In Bahrain, Repression Plays into Iran’s Hands

Feb. 22 2018

A prominent Bahraini human-rights activist was recently arrested for “insulting” the government. His crime? Reporting on torture in Bahrain’s prisons. To Elliott Abrams, his case highlights the dangers of the island nation’s increasingly repressive rule:

Since 2011, when protests arose in the context of the Arab Spring, the government has reacted to them with repression. It will not work. Resentment of the royal family, which is Sunni while most Bahrainis are Shiite, will only widen among Shiite citizens and all citizens who want a free society. The worst fears expressed in 2011 and after—that the repression would create disaffection, which would lead to more repression and then Iranian meddling—have been borne out. Today, there is real Iranian subversion including shipping weapons into Bahrain. Bahrain is in a downward spiral.

Whether it can be stopped is not clear, at least to me. The current path will lead to more and more repression, more and more Iranian subversion, and more and more violence. Moving off that path would require courageous national leadership, from the Shiite community to be sure but above all, and first, from the royal family. It has been absent. If it remains absent in the months and years ahead, Bahrain’s future will be darker and darker.

A joint effort by the United States, Saudi Arabia, and the UAE is the only solution I can imagine. Together these three governments have the influence to broker a solution—assuming it is not already too late. . . . What is needed now is a higher-powered effort that takes into account both the fate of the [U.S.] Fifth Fleet (headquartered in Bahrain) and the likelihood of increasing Iranian subversion and the violence it can produce.

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More about: Bahrain, Iran, Politics & Current Affairs, U.S. Foreign policy

 

Zionists Can, and Do, Criticize Israel. Are Anti-Zionists Capable of Criticizing Anti-Semitism?

Dec. 12 2018

Last week, the New York Times columnist Michelle Goldberg defended the newly elected anti-Israel congresswomen Rashida Tlaib and Ilhan Omar, ostensibly arguing that anti-Zionism and anti-Semitism aren’t identical. Abe Greenwald comments:

Tlaib . . . has tweeted and retweeted her enthusiasm for terrorists such as Rasmea Odeh, who murdered two American students in a Jerusalem supermarket in 1969. If Tlaib’s anti-Zionism is of the Jew-loving kind, she has a funny way of showing it.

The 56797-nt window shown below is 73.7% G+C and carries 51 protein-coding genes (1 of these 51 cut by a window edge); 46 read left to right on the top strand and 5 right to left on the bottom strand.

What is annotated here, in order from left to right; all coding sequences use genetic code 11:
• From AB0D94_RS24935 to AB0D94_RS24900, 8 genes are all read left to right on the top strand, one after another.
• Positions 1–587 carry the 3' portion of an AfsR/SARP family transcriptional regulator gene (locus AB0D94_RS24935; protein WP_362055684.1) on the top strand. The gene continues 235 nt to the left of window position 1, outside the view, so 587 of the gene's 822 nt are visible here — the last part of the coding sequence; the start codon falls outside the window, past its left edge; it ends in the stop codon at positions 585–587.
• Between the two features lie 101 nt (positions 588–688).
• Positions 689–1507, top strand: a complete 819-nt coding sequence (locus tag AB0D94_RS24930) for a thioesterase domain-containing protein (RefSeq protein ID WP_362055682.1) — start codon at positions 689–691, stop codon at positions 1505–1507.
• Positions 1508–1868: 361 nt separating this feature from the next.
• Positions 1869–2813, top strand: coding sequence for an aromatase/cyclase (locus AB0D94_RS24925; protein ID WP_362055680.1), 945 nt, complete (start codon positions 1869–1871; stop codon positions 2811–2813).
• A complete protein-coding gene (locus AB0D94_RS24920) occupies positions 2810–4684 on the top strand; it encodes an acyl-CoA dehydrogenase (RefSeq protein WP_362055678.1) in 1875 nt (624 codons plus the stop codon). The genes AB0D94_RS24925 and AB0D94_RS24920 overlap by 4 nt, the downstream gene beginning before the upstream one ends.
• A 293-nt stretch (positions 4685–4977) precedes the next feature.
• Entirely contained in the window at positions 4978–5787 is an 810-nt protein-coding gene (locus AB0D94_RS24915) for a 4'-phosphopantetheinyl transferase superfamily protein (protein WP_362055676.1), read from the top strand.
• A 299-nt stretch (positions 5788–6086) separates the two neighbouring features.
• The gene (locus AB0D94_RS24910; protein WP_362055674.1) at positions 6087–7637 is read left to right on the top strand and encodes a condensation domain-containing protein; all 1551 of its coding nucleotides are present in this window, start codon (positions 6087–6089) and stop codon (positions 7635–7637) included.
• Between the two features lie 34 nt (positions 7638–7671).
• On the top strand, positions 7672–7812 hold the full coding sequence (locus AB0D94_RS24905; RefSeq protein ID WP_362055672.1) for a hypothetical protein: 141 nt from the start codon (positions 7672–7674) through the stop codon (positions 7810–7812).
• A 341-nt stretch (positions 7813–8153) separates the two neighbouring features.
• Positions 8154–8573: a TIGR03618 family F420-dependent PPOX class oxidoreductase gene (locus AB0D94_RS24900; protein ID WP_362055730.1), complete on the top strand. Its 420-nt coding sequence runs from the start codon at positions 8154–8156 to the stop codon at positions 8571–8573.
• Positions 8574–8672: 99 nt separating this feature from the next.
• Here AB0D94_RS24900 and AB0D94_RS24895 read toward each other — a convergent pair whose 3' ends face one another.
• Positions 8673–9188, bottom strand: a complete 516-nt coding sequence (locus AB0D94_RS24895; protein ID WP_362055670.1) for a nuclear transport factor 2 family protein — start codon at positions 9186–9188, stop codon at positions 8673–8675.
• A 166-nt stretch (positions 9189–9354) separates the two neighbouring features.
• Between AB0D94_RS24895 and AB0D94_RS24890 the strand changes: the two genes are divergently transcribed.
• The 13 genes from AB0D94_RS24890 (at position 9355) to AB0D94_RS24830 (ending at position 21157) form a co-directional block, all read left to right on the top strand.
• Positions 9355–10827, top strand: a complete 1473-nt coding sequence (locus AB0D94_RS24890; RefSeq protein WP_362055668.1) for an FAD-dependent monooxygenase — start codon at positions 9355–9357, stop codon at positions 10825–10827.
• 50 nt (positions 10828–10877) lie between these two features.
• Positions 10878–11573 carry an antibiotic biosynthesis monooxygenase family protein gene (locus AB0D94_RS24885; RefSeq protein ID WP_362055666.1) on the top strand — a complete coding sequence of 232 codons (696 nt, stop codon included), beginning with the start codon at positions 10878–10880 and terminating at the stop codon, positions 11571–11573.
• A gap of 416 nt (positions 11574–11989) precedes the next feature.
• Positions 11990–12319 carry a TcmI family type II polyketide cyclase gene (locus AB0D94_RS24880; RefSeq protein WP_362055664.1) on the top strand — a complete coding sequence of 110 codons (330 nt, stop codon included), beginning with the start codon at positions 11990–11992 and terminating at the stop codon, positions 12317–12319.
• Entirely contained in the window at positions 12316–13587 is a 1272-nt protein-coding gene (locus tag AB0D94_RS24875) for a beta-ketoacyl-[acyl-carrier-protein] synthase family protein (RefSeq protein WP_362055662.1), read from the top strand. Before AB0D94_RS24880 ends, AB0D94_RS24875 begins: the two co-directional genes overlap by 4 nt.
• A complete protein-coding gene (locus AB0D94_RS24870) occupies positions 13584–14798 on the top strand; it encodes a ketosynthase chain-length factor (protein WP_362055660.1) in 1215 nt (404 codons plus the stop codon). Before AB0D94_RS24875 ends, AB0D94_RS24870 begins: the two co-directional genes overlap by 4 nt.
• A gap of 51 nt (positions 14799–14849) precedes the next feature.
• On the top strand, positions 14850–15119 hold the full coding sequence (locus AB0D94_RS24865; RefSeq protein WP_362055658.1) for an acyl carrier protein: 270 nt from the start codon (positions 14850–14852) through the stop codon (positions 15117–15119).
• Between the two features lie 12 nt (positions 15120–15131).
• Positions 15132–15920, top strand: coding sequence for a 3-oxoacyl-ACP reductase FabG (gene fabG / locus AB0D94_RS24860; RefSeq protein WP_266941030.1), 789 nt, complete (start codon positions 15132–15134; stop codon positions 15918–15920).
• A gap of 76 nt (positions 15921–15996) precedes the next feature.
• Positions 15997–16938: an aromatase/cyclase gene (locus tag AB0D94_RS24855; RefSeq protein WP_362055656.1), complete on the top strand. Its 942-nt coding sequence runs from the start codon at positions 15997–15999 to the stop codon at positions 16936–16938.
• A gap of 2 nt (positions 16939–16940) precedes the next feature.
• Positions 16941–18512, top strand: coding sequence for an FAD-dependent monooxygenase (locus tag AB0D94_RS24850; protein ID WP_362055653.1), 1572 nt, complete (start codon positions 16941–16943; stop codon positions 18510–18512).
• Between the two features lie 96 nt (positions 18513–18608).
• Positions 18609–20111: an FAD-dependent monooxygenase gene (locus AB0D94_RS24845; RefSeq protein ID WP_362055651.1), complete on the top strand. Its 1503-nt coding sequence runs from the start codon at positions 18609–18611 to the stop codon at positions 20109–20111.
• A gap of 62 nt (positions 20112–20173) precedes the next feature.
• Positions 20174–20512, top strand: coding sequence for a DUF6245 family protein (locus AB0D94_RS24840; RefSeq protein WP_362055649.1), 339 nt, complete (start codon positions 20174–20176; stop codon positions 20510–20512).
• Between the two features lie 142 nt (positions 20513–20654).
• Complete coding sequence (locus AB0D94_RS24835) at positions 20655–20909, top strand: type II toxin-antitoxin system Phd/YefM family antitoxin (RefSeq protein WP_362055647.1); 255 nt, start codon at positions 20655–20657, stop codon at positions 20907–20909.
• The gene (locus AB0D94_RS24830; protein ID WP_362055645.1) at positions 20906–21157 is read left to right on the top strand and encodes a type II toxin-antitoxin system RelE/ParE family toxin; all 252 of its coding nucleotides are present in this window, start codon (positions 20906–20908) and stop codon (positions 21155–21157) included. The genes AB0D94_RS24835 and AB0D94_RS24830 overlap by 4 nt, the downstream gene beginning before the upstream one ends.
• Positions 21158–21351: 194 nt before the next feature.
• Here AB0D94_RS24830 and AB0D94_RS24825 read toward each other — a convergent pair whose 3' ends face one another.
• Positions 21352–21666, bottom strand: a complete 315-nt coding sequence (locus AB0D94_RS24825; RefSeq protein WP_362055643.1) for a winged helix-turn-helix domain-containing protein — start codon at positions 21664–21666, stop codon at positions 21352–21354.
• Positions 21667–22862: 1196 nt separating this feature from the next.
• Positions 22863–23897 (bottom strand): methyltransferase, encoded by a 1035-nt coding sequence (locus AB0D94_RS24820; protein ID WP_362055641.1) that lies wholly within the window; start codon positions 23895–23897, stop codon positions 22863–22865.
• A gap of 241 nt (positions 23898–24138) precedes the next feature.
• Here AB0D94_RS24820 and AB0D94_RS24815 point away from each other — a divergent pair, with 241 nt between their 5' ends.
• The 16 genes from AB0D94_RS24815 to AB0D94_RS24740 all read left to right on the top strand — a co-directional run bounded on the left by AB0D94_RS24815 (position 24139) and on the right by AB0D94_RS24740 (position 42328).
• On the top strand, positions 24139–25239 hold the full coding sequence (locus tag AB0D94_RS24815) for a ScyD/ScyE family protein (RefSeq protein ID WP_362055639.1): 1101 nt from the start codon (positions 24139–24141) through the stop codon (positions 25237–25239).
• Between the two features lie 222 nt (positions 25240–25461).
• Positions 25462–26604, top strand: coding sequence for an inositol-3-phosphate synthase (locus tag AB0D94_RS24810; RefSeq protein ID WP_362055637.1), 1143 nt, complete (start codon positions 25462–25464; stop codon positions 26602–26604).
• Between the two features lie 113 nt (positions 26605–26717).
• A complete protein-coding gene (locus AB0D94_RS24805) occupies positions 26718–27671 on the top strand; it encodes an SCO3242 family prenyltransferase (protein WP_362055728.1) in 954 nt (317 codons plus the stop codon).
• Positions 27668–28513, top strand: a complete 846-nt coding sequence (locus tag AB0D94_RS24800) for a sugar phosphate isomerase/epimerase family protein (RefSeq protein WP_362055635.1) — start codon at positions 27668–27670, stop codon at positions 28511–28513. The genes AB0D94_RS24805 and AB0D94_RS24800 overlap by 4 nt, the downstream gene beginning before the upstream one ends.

Ilhan Omar, for her part, once tweeted, “Israel has hypnotized the world, may Allah awaken the people and help them see the evil doings of Israel.” And wouldn’t you know it, just because she believes that Zionist hypnotists have cast global spells masking Israeli evil, some people think she’s anti-Semitic! Go figure! . . .

Goldberg spends the bulk of her column trying very hard to uncouple American Jewishness from Israel. To do that, she enumerates Israel’s sins, as she sees them. . . . [But] her basic premise is at odds with reality. Zionists aren’t afraid of finding fault with Israel and don’t need to embrace anti-Zionism in order to [do so]. A poll conducted in October by the Jewish Electorate Institute found that a majority of Americans Jews have no problem both supporting Israel and criticizing it. And unlike Goldberg, they have no problem criticizing anti-Semitism, either.

Goldberg gives the game away entirely when she discusses the discomfort that liberal American Jews have felt in “defending multi-ethnic pluralism here, where they’re in the minority, while treating it as unspeakable in Israel, where Jews are the majority.” She adds: “American white nationalists, some of whom liken their project to Zionism, love to poke at this contradiction.” Read that again. She thinks the white nationalists have a point. Because, really, what anti-Semite doesn’t?

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More about: Anti-Semitism, Israel & Zionism, New York Times